a print disability. Rather than be quietly apprehensive or worse, rude, students will
see that person as someone who has likes and dislikes just like them, but uses a
different way to accomplish the same task.

Standard 2: Teachers know how children grow.

Days 1 and 2 of the power point artifact are designed to assess students thinking
and experiences as a basis for instructional activities by encouraging discussion,
listening, and responding to group interaction. Days 3 through 7 are designed for
eliciting student thinking both orally and in writing.
Standard 3: Teachers understand that children learn differently.
The entire power point was developed with the following disposition: the teacher
makes students feel valued for their potential as people, and helps them learn to
value each other.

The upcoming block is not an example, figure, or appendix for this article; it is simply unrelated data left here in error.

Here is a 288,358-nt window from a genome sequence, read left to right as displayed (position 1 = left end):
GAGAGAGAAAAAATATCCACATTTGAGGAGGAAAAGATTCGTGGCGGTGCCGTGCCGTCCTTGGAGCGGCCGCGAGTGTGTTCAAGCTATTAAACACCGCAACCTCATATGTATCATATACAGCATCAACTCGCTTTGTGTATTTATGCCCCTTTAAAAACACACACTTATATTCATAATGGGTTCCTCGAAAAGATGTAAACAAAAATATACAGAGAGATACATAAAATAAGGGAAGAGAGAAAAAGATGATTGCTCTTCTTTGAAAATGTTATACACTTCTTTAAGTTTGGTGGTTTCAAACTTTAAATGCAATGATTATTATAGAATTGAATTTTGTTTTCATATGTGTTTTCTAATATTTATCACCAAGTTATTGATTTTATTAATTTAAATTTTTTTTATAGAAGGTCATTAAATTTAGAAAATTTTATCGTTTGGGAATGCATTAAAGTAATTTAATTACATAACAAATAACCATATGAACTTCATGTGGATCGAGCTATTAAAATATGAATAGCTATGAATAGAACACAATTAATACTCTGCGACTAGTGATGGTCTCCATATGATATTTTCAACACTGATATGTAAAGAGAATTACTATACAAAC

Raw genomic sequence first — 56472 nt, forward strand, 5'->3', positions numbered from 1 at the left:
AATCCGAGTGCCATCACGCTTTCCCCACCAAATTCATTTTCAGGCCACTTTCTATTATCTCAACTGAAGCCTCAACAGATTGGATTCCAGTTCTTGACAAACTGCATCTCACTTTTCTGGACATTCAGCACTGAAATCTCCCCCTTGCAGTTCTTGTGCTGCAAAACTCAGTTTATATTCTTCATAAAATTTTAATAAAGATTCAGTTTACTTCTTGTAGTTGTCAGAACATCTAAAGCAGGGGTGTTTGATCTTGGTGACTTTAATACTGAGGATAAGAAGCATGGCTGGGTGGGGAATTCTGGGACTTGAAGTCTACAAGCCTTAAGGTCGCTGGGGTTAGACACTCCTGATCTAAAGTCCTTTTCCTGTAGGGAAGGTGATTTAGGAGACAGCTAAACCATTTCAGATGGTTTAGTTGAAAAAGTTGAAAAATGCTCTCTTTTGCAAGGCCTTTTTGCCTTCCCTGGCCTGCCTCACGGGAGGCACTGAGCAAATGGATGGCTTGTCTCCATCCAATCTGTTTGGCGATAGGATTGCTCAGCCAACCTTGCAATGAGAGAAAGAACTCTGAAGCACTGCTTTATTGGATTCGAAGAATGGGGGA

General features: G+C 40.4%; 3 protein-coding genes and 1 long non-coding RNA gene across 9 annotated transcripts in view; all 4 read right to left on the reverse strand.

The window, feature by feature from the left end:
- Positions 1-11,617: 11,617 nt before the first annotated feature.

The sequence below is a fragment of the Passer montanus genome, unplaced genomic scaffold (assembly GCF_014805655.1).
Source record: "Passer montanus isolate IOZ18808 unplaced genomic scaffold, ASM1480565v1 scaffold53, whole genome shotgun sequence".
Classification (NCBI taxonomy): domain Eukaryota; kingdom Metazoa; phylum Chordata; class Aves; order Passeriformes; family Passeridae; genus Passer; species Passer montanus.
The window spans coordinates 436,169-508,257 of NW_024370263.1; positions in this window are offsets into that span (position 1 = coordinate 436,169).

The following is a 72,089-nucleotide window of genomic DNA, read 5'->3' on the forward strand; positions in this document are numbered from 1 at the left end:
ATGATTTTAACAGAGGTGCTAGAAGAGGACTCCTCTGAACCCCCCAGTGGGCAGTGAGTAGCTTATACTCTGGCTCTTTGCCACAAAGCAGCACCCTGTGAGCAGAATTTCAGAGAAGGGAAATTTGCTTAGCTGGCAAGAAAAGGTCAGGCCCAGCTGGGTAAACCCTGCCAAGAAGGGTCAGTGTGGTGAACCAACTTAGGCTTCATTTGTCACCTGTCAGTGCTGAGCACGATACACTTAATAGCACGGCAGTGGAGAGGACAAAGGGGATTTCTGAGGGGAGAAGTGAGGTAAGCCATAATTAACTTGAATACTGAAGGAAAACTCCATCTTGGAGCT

Standard 5: Teachers know how to manage a classroom.
Teaching units on disability awareness shows students first hand that any task can
be accomplished with creative thinking. For example, one student may read from a
textbook, while another uses assistive technology but they all can read. One
student may speak while another does sign language, but both can communicate.
This unit was designed to help students function in social groups and learn how they
influence each other. It is meant to create positive social interaction and active
1. Polacco, Patricia. Thank You, Mr. Falker. New York: Philomel, 1998. Print.
2. Buehl, Doug H. "Reading with Imagination."
WEAC, 1 Dec. 2007. Web. 6 Aug. 2013.
3. Buehl, Doug H. "3 Level Reading Guide." WEAC,
1 Dec. 2007. Web. 6 Aug. 2013.

4. Buehl, Doug H. "Comprehension Rubrics.

WEAC, 1 Dec. 2007. Web. 6 Aug. 2013.
5. Buehl, Doug H. "The Author Says, I Say." WEAC,
1 Dec. 2007. Web. 6 Aug. 2013.
6. Buehl, Doug H. "Vocab Wars." WEAC, 1 Dec.
2007. Web. 6 Aug. 2013.
7. Buehl, Doug H. "The Match." WEAC, 1 Dec.
2007. Web. 6 Aug. 2013.
8. "Constructivism as a Paradigm for Teaching and Learning." Educational
Broadcasting Company, 1 Feb. 2004. Web. 5 Aug. 2013.
9. Buehl, Doug. Developing Readers in the Academic Disciplines. International
Reading Association, 2011. Print.